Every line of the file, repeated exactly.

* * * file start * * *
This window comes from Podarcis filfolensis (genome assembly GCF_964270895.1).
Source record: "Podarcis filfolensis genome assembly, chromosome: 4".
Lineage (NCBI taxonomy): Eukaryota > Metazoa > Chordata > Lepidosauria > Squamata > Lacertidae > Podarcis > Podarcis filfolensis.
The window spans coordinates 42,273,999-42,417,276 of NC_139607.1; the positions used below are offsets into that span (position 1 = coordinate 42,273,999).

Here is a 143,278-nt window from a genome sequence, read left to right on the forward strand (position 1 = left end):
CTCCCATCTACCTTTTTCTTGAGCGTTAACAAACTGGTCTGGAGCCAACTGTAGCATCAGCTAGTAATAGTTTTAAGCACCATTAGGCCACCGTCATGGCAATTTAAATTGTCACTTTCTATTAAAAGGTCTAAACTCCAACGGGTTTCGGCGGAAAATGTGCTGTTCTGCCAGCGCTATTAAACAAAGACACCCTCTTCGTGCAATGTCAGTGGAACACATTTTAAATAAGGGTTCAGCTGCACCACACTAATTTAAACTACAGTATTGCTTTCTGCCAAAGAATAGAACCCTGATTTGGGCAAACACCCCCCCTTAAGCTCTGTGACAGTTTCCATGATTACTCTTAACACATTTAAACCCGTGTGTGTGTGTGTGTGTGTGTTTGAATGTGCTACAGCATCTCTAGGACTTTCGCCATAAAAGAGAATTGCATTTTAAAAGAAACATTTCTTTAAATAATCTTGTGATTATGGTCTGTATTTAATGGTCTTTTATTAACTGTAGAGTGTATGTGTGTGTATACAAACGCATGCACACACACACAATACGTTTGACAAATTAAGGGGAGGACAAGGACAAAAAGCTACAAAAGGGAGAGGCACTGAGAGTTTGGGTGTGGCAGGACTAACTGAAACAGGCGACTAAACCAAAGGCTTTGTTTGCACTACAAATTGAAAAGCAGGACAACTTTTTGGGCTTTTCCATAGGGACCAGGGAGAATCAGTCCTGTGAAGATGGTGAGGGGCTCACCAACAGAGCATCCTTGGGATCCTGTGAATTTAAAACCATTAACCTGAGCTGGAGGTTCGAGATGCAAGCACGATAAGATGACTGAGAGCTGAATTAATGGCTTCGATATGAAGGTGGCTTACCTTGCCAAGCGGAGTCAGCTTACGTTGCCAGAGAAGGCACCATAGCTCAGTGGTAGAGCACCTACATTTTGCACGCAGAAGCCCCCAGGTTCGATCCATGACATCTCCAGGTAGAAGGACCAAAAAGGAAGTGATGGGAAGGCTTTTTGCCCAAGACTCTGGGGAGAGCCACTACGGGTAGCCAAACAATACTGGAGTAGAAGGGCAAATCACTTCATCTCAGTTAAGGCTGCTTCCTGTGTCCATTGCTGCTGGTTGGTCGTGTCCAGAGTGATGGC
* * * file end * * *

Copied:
This window comes from Podarcis filfolensis (genome assembly GCF_964270895.1).
Source record: "Podarcis filfolensis genome assembly, chromosome: 4".
Lineage (NCBI taxonomy): Eukaryota > Metazoa > Chordata > Lepidosauria > Squamata > Lacertidae > Podarcis > Podarcis filfolensis.
The window spans coordinates 42,273,999-42,417,276 of NC_139607.1; the positions used below are offsets into that span (position 1 = coordinate 42,273,999).

Here is a 143,278-nt window from a genome sequence, read left to right on the forward strand (position 1 = left end):
CTCCCATCTACCTTTTTCTTGAGCGTTAACAAACTGGTCTGGAGCCAACTGTAGCATCAGCTAGTAATAGTTTTAAGCACCATTAGGCCACCGTCATGGCAATTTAAATTGTCACTTTCTATTAAAAGGTCTAAACTCCAACGGGTTTCGGCGGAAAATGTGCTGTTCTGCCAGCGCTATTAAACAAAGACACCCTCTTCGTGCAATGTCAGTGGAACACATTTTAAATAAGGGTTCAGCTGCACCACACTAATTTAAACTACAGTATTGCTTTCTGCCAAAGAATAGAACCCTGATTTGGGCAAACACCCCCCCTTAAGCTCTGTGACAGTTTCCATGATTACTCTTAACACATTTAAACCCGTGTGTGTGTGTGTGTGTGTGTTTGAATGTGCTACAGCATCTCTAGGACTTTCGCCATAAAAGAGAATTGCATTTTAAAAGAAACATTTCTTTAAATAATCTTGTGATTATGGTCTGTATTTAATGGTCTTTTATTAACTGTAGAGTGTATGTGTGTGTATACAAACGCATGCACACACACACAATACGTTTGACAAATTAAGGGGAGGACAAGGACAAAAAGCTACAAAAGGGAGAGGCACTGAGAGTTTGGGTGTGGCAGGACTAACTGAAACAGGCGACTAAACCAAAGGCTTTGTTTGCACTACAAATTGAAAAGCAGGACAACTTTTTGGGCTTTTCCATAGGGACCAGGGAGAATCAGTCCTGTGAAGATGGTGAGGGGCTCACCAACAGAGCATCCTTGGGATCCTGTGAATTTAAAACCATTAACCTGAGCTGGAGGTTCGAGATGCAAGCACGATAAGATGACTGAGAGCTGAATTAATGGCTTCGATATGAAGGTGGCTTACCTTGCCAAGCGGAGTCAGCTTACGTTGCCAGAGAAGGCACCATAGCTCAGTGGTAGAGCACCTACATTTTGCACGCAGAAGCCCCCAGGTTCGATCCATGACATCTCCAGGTAGAAGGACCAAAAAGGAAGTGATGGGAAGGCTTTTTGCCCAAGACTCTGGGGAGAGCCACTACGGGTAGCCAAACAATACTGGAGTAGAAGGGCAAATCACTTCATCTCAGTTAAGGCTGCTTCCTGTGTCCATTGCTGCTGGTTGGTCGTGTCCAGAGTGATGGC